This information could be aggregated for legal and less than legal reasons. A term life salesperson looking for older people might want a list of all the houses that get AARP mail, or a thief might want to know who is getting a lot of mail from cruise lines and airline memberships.
Public “free” wifi
Before we move on, we have to pause and talk about all the wifi hotspots you encounter. Most of these are set up by legitimate businesses who use it as a draw for customers or because it comes bundled with their business Internet service (as is the case with many Xfinity connections.) The biggest problem is that your phone, trying to be efficient and helpful, is programmed by default to reconnect to any network with the same name as a previous connection. So, is that a real Xfinity hotspot, or did I name my router Xfinity to collect all your traffic?
You have very few. And despite the recent headlines, you never have. While phone call logs are protected and require a warrant, your surfing data isn’t treated that way and can be monitored, intercepted, and perhaps worst, sold.
In many cases, we trade our privacy for the use of service, as in the case of Google. We all enjoy Google maps, Gmail, even this blogging platform. But rarely do we think about what information is collected.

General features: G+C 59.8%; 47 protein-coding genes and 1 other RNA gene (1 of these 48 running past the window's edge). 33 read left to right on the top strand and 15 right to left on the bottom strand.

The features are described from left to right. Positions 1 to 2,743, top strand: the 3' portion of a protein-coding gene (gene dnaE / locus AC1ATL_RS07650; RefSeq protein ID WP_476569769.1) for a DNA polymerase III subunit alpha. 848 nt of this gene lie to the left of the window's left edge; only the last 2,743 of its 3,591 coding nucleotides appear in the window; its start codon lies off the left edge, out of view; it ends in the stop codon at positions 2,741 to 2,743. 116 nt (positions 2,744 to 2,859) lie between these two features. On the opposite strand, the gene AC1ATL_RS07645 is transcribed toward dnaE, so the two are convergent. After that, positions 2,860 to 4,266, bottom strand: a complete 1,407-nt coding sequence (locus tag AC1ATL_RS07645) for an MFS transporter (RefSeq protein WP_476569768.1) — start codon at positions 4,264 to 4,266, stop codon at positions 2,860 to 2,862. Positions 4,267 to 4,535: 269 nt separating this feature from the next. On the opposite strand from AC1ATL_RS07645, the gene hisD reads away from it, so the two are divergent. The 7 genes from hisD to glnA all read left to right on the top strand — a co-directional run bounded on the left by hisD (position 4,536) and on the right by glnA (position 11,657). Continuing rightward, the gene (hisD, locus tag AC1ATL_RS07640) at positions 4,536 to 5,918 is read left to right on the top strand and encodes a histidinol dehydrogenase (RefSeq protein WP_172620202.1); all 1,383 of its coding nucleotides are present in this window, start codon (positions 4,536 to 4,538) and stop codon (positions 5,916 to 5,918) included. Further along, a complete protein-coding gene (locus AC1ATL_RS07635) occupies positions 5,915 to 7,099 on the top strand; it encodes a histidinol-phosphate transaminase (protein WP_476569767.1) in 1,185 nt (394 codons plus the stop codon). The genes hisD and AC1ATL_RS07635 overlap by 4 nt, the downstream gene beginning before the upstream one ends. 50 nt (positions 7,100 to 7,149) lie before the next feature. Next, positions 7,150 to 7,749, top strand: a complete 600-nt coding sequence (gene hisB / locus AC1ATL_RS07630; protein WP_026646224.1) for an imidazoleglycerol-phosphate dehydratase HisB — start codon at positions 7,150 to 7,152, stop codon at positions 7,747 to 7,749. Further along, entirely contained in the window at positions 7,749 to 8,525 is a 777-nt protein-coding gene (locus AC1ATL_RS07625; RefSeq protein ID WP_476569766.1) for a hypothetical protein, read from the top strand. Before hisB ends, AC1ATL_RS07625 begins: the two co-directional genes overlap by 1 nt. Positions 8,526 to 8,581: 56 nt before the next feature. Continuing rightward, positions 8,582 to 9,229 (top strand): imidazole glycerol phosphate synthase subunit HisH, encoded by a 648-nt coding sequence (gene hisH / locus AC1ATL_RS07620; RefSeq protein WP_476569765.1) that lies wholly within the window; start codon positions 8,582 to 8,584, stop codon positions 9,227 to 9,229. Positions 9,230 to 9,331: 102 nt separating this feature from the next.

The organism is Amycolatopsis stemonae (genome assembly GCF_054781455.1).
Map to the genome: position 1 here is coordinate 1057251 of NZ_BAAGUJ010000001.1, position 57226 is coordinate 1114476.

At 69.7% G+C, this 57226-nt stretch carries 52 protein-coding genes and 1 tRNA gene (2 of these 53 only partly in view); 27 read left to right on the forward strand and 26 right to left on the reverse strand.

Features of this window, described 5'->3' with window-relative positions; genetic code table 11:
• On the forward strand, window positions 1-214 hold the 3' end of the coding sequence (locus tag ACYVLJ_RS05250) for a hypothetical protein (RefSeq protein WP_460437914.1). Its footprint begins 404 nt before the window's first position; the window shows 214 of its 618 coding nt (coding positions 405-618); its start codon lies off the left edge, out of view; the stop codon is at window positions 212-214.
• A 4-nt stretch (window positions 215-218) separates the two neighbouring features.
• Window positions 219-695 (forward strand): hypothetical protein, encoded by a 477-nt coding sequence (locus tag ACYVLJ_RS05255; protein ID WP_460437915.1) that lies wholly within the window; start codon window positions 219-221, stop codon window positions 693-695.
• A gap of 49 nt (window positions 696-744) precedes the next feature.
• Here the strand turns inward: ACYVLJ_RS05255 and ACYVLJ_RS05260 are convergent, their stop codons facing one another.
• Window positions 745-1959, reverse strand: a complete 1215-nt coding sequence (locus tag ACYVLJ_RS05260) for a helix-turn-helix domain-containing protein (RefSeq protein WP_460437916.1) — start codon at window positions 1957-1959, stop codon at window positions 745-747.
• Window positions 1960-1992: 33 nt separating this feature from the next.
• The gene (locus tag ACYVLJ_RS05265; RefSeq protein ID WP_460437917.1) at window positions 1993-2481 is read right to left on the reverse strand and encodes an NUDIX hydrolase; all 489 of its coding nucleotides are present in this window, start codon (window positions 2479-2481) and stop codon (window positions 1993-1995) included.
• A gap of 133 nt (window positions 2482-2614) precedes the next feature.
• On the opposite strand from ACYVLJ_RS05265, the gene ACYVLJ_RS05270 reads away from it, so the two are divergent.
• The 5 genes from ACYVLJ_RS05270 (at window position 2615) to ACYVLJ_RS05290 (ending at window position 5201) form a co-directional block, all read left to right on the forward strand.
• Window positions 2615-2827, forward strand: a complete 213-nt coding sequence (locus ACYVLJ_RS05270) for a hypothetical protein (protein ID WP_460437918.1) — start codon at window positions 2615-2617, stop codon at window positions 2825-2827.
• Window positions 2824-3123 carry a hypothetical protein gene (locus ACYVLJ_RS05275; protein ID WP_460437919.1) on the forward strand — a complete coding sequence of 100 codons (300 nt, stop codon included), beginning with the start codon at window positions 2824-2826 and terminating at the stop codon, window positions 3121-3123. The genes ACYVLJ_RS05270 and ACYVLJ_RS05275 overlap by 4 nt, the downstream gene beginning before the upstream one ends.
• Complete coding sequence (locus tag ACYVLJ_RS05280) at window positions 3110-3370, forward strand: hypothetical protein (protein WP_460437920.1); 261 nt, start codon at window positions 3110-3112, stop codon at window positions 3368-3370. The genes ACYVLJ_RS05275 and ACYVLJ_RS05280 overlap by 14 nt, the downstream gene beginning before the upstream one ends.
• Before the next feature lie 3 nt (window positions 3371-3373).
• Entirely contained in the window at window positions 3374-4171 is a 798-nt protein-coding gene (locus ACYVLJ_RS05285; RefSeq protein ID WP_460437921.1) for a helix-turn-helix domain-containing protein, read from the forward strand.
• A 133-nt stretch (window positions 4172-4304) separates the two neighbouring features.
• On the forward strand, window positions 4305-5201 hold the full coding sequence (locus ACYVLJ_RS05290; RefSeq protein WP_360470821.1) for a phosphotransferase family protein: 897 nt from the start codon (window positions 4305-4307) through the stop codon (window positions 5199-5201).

- E-mail address and password
- Phone number
- Things you search for
- Websites you visit
- Videos you watch
- Ads you click on or tap
- Your location
- Device information
- IP address and cookie data
- E-mails you send and receive on Gmail
- Contacts you add
- Calendar events
- Photos and videos you upload
- Docs, Sheets, and Slides on Drive
The same applies to Facebook, Twitter, and other major on-line companies. There are no free lunches.
Stepping a bit closer to home, what is my ISP (in this case Xfinity/Comcast) collecting [^5] [^5]: https://www.xfinity.com/Corporate/Customers/Policies/CustomerPrivacy.html#What%20kind%20of%20personally%20identifiable%20information%20and%20CPNI%20does%20Comcast%20collect?